Today from her studio, Takahashi mixes modern ideas, geometric designs, and stylish contemporary aesthetics with the classic kimono silhouette. She founded her brand “HIROCOLEDGE” in 2016, and her work and ethos are so representative of Tokyo’s progressive attitude, and it’s landed her plenty of attention both locally and across the world. “The simplicity of the kimono creates a unique result for whoever wears it; it triggers my artistic sense,” she says. “You can’t recreate a style perfectly; the kimono comes out different every time. I want to change how kimono is perceived in the modern world by combining the modern style with traditionalist ideas. Tokyo is a great place to do that because it’s a trigger point for the rest of the nation. At the moment, the world is looking at Tokyo as the representation of Japan, and we want to showcase what we can do.”

While classic kimono studios may be closed off to outsiders, Takahashi’s studio is open to the public and those interested in meeting with her or learning more about her work. Spending some time rediscovering the kimono for the modern age is an excellent way to see just how Tokyo is propelling the history of the nation into the modern age.

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Meet One Japan’s Most Fascinating Art Legends at Tokyo’s Galerie Nichido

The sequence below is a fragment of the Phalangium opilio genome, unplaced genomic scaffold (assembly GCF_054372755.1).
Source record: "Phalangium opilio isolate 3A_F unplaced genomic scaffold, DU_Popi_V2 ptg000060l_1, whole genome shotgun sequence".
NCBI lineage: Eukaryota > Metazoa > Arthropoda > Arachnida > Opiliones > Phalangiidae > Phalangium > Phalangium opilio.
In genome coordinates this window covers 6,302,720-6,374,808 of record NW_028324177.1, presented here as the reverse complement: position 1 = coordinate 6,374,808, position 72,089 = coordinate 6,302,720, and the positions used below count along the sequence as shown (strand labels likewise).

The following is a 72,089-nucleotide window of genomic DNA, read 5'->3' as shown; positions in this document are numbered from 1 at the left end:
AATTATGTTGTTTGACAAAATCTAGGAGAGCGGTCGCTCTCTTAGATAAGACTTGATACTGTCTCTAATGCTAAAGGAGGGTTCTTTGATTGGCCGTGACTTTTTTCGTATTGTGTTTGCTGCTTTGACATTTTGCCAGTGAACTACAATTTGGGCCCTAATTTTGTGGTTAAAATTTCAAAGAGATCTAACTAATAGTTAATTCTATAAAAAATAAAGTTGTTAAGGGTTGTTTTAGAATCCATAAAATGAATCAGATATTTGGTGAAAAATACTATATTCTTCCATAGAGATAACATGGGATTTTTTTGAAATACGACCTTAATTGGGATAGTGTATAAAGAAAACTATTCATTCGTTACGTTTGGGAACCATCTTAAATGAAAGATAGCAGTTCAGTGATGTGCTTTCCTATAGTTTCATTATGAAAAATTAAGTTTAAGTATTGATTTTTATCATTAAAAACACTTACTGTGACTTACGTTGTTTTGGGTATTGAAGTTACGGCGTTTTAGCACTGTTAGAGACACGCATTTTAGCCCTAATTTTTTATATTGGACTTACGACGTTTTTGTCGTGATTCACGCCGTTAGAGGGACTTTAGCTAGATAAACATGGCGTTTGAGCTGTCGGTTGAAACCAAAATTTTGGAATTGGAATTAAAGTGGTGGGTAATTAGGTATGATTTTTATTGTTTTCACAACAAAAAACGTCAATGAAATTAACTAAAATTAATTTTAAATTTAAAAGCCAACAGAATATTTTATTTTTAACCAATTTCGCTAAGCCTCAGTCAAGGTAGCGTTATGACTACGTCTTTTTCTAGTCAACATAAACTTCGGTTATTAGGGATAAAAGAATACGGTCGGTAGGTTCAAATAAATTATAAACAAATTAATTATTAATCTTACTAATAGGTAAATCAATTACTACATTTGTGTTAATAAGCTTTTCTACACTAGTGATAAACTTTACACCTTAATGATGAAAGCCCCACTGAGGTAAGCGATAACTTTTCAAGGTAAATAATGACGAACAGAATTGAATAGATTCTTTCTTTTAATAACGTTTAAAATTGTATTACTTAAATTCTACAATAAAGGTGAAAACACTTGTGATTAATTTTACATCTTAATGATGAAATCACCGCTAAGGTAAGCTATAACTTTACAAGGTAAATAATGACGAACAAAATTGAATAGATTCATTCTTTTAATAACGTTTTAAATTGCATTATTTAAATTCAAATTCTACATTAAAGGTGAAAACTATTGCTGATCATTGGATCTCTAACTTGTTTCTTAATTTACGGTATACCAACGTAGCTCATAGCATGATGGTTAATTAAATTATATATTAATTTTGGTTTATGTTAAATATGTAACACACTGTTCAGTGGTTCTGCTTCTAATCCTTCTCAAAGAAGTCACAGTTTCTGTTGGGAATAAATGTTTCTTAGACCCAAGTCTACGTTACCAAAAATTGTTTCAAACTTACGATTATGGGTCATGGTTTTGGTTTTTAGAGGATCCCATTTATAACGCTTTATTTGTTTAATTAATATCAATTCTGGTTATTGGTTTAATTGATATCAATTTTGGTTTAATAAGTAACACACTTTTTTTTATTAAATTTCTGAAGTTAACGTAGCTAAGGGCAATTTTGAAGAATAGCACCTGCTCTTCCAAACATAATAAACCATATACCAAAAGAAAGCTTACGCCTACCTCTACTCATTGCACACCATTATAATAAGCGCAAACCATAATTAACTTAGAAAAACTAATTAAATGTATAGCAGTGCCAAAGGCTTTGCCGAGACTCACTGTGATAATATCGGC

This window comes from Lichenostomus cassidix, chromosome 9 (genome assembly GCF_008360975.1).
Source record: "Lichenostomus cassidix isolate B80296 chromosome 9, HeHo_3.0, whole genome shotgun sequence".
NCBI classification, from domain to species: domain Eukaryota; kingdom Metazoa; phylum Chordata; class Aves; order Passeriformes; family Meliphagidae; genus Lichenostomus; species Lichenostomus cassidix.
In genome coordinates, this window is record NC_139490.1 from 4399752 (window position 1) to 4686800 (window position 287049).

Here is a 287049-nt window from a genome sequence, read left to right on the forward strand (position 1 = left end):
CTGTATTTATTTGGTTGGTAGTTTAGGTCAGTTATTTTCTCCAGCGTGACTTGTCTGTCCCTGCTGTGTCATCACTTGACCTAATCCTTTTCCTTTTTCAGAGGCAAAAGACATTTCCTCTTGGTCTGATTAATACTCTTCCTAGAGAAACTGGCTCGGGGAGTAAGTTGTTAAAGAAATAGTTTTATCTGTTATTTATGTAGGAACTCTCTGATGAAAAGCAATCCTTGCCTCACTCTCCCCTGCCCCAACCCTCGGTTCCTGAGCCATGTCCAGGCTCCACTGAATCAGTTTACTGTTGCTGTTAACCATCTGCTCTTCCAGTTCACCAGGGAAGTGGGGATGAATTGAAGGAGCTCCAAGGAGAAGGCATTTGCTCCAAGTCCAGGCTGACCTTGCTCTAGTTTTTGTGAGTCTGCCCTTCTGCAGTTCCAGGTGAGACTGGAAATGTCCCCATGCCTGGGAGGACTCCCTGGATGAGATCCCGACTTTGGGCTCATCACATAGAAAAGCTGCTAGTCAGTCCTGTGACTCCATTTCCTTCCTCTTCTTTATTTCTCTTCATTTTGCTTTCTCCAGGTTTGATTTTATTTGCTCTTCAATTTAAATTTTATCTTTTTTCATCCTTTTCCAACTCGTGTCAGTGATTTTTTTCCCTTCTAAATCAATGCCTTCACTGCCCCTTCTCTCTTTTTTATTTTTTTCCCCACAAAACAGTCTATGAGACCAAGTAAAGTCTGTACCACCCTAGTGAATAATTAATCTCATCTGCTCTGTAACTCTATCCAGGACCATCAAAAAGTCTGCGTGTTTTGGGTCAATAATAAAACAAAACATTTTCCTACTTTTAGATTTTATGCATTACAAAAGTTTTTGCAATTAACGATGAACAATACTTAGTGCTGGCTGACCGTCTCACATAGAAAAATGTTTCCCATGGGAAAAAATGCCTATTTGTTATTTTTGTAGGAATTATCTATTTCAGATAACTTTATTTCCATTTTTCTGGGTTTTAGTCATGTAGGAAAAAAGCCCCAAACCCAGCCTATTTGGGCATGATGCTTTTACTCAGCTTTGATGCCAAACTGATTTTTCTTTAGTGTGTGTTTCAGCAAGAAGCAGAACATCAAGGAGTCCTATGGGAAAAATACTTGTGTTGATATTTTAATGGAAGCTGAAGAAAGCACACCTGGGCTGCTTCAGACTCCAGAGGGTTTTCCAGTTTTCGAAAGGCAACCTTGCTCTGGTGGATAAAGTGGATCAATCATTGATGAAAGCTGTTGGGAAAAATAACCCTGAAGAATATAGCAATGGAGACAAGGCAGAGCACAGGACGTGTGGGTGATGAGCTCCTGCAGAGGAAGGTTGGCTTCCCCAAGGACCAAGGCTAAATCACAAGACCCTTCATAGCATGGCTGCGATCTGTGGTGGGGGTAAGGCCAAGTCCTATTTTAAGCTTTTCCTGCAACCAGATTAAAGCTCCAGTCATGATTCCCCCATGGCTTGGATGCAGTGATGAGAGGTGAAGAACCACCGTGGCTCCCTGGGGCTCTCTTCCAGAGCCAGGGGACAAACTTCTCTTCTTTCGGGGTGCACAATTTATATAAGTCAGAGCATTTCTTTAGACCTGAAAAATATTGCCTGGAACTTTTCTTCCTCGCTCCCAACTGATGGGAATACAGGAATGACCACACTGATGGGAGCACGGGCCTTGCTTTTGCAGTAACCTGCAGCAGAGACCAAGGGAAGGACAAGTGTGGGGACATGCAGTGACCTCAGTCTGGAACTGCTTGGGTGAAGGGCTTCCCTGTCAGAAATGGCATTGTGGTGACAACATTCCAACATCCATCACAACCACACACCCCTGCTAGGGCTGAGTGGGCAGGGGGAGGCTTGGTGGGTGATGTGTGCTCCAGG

Meet One Japans Most Fascinating Art Legends at Tokyos Galerie Nichido


To say Japan’s artistic prowess is legendary would be an understatement. The country has an art history and legacy that permeates almost every facet of classic Japanese culture. When it comes to influence throughout Japan, Tokyo is the birthplace for culture and trends. If you want to learn about the broad landscape of Japan’s art history and future, the entire chronology is here at Tokyo’s doorstep.

Ginza’s iconic Galerie Nichido is one of the nation’s most important landmarks in the world of modern Japanese art, especially oil paintings. This gallery was established in 1928, making it the longest still surviving Western-style gallery in Japan. Its survival throughout this almost century-long lifetime is due to a multitude of reasons beyond being home to stunning modern artworks.

Chieko Hasegawa, one of the key figures behind the proudly family-run institution, chalks the success and legacy of Galerie Nichido up to its ability to move with the times. Hasegawa herself is an art legend; she was awarded the d’Officier dans l’Ordre national de la Légion d’honneur by the French government for her work. She’s also an endless fountain of fascinating art anecdotes. Hasegawa has interviewed Dali, whose entire persona, she suspects “was an art performance itself” and has been painted by Andy Warhol, whom she recalls, “he asked to take my portrait and then sent me an invoice for the work! Nobody had ever done that ever or since!”

For those who want a unique Tokyo art experience, you can meet Hasegawa and chat with her about her illustrious career, traveling the globe and meeting legends of the modern art world as you admire the works hanging on the walls of Galerie Nichido. It’s truly a one-of-a-kind immersive art experience where ‘omotenashi’ hospitality and high art combine.